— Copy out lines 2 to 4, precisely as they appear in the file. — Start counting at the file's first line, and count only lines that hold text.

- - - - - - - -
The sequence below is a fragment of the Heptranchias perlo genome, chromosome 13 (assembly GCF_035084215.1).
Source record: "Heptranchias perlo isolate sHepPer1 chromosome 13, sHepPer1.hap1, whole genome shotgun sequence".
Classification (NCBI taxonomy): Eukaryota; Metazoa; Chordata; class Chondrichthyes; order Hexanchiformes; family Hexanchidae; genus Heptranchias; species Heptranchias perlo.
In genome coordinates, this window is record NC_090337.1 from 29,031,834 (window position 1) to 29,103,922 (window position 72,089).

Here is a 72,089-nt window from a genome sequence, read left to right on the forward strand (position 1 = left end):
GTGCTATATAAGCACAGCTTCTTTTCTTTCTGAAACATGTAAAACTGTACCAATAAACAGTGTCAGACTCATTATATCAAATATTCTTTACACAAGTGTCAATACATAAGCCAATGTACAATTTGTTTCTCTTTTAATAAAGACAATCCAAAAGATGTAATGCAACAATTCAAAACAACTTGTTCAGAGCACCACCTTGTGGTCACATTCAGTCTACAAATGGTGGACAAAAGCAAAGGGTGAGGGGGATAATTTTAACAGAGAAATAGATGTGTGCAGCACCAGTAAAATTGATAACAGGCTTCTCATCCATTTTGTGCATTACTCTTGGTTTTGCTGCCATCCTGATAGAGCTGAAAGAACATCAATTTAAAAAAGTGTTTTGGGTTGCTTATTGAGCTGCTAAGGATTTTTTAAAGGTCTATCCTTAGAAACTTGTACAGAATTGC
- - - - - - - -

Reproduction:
Source record: "Heptranchias perlo isolate sHepPer1 chromosome 13, sHepPer1.hap1, whole genome shotgun sequence".
Classification (NCBI taxonomy): Eukaryota; Metazoa; Chordata; class Chondrichthyes; order Hexanchiformes; family Hexanchidae; genus Heptranchias; species Heptranchias perlo.
In genome coordinates, this window is record NC_090337.1 from 29,031,834 (window position 1) to 29,103,922 (window position 72,089).